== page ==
Create Timeless Style
We create garments that are meant to be loved, worn and passed down for generations.
Our products have always been created with a sense of timelessness. As we seek to make our products more sustainable, our commitment to create lasting, high-quality garments remains unchanged. To improve the sustainability of our products, we are focused on our design and sourcing practices, including responsible materials and chemical management, and establishing more transparency in our supply chain.
SUSTAINABLE PRODUCT DESIGN
All of our design, production and merchant teams will receive annual training on sustainable, circular, inclusive and culturally aware design by 2020
SOURCING & TRACEABILITY
100% of our key materials will be sustainably sourced by 2025
100% of animal-derived materials—as covered in our animal welfare policy—will be certified or traceable by 2025
We will eliminate the use of hazardous chemicals in our supply chain by 2025
Enduring Style, Made Responsibly
In an effort to reduce the environmental impact of our material use, we are committed to sustainably sourcing all of our key materials by 2025, including using recycled alternatives.
Across the apparel industry, more than 97 percent of the materials used are from virgin sources, which is resource-intensive to produce. As a brand with a deep history in quality and authenticity, materials have always mattered to us. We’ve prioritized durability, craftsmanship and performance to create products that stand the test of time. Since setting our 2025 goals for our key raw materials (cotton, wool, cashmere, leather, viscose, polyester and down), we have continued to refine our sustainable sourcing criteria, including using recycled alternatives.
We are inspired by nature and prefer natural over manmade fibers, with cotton making up 82 percent of our material use this past year. By 2025, we will only source sustainable cotton, such as Fair Trade certified, organic, recycled, transitional, cotton aligned to the US Cotton Trust Protocol and Better Cotton (BCI). Ralph Lauren is a proud member of the Better Cotton Initiative, and is committed to improving cotton farming practices globally. Better Cotton is not physically traceable to end products. However, BCI Farmers benefit from the demand for Better Cotton in equivalent volumes to those we ‘source.’ This past year, we sourced 6.5 tonnes of Better Cotton, which is equivalent to an estimated 8 percent of our cotton lint consumption. We aim to increase this number as we work toward our 2025 goal.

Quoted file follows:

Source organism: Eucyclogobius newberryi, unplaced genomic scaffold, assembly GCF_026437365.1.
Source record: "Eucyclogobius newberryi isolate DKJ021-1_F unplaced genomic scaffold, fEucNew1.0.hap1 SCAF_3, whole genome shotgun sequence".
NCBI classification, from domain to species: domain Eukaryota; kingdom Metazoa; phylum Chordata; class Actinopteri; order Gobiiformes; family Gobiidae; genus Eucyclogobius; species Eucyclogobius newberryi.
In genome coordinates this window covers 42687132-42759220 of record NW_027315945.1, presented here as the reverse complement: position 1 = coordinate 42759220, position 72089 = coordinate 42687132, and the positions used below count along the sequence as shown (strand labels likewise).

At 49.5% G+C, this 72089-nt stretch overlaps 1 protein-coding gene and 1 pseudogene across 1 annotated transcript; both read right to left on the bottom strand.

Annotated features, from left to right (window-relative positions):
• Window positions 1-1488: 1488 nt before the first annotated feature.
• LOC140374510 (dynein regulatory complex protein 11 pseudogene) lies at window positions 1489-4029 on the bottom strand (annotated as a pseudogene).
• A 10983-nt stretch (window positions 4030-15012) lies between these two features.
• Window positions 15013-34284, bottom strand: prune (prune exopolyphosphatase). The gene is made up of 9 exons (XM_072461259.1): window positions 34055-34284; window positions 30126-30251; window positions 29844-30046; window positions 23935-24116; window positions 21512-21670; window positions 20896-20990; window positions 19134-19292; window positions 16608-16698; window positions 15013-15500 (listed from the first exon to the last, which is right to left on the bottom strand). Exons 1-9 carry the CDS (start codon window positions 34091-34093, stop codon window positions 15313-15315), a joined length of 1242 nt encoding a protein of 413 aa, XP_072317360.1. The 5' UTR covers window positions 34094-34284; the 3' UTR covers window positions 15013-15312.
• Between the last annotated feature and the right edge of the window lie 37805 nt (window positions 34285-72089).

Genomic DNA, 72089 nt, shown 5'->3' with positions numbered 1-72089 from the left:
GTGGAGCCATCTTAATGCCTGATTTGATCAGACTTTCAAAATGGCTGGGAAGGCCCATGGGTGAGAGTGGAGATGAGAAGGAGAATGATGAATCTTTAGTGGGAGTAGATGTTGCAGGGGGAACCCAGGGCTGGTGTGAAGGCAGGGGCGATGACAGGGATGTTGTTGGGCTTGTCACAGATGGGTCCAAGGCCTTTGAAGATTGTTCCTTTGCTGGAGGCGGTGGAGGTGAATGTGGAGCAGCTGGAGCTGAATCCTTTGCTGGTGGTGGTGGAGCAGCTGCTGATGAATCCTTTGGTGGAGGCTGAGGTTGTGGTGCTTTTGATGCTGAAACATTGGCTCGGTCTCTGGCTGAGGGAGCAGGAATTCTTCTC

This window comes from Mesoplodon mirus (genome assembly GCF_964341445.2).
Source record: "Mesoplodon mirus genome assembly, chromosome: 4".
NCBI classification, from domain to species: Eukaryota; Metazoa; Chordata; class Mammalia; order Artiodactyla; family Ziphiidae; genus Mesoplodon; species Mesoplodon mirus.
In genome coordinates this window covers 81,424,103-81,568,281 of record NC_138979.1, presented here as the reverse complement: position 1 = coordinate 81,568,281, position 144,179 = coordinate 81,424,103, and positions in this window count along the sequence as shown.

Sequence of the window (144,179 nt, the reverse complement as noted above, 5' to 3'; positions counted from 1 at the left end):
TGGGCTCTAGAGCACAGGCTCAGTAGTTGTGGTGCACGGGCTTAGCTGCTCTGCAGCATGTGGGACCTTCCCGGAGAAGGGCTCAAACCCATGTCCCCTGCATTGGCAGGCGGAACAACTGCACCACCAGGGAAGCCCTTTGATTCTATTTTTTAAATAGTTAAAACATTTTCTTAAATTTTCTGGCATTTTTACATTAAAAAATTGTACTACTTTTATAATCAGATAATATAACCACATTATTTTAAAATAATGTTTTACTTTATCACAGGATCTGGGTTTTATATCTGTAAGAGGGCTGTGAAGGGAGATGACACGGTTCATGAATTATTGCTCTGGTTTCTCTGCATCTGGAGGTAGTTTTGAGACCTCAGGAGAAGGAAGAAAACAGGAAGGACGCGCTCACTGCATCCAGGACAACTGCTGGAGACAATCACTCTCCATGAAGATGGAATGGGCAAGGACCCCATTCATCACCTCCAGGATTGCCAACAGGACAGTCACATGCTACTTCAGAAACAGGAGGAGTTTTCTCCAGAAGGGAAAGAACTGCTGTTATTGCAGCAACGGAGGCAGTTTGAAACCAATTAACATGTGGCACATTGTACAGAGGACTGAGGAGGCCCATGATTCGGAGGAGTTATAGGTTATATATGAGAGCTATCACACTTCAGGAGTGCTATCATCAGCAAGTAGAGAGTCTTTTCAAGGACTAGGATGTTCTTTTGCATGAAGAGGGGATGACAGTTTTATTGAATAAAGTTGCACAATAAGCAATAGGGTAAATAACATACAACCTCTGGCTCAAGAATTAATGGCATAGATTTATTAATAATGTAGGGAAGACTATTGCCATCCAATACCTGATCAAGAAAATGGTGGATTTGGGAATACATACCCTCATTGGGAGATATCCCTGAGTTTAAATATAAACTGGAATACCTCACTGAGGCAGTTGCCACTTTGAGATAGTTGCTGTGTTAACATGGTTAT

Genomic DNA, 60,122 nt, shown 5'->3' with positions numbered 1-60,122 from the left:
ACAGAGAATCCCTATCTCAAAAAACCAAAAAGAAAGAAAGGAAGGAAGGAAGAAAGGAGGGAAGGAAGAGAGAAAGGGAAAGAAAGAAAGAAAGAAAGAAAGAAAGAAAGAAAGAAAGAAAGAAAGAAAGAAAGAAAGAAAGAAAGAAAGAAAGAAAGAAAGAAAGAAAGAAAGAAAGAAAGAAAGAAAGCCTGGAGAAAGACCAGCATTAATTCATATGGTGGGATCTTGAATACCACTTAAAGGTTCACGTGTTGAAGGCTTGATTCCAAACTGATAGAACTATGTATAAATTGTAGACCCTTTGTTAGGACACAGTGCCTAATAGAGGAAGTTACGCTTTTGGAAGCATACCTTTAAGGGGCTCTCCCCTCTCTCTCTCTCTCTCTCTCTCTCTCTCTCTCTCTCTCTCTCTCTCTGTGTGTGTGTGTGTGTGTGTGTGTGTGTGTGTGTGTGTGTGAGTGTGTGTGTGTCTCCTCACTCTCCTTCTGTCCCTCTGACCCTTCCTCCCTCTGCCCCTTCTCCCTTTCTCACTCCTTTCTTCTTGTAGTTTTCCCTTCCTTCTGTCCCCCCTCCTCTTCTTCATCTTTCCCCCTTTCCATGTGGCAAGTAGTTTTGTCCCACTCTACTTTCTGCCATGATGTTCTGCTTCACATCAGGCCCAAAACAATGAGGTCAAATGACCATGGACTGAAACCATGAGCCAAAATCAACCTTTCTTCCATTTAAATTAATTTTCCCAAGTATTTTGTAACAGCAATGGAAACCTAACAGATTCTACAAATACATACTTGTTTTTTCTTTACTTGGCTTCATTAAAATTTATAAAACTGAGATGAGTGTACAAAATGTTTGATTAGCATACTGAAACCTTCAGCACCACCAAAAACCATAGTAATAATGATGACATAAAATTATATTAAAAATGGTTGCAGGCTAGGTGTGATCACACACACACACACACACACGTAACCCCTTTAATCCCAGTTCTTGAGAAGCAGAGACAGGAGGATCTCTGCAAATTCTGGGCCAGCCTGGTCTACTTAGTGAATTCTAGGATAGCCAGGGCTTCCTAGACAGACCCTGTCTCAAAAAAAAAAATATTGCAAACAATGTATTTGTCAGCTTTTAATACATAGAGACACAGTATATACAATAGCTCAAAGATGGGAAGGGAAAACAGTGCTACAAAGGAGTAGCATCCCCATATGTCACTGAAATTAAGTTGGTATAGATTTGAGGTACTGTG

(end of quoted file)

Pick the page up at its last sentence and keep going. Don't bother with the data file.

When we do use manmade fibers, we aim to use recycled or sustainably sourced options. Overall, polyester is our most used synthetic fiber, making up 6 percent of our total material use. We are actively working towards replacing virgin with recycled polyester across our products.Notably, our Earth Polo is made entirely from fiber derived from post consumer recycled ocean-bound plastic bottles. This transition is significant considering recycled polyester uses 45 percent less energy and emits 30 percent less carbon dioxide compared to virgin polyester.
As part of our sustainable design goal, we committed to training all of our design, production and merchant teams on cultural awareness.
We find beauty and inspiration in the landscapes, people and places we see each day. Our commitment to authenticity, a value since our founding more than 50 years ago, guides our desire to ensure that the sources of our inspirations and sensibilities are respected and strengthened when they are represented through our brand.
As part of our sustainable design goal, we committed to training all of our design, production and merchant teams on cultural awareness by 2020. This past year, we created a custom educational program for our teams that included in-person workshops as well as remote learning modules. More than 200 team members have already participated in the program and moving forward, it will be expanded across additional teams and included in new employee onboarding.
Beyond our educational program, our work in this area is driven by our Cultural Awareness Guidelines, which we update annually with new insights and reflections. In the last year, we formally established an internal council with team members that bring diverse perspectives and expertise to inform and advise on the guidelines, and ensure cultural awareness is integrated from concept design through to marketing campaigns. Our guidelines are distributed and reviewed with all teams that have a role in creating our products and brand image, including our design, advertising and marketing departments.
We have, and always will, strive to create and communicate with respect and will continue to educate our teams and celebrate the cultures and influences that inspire our brands.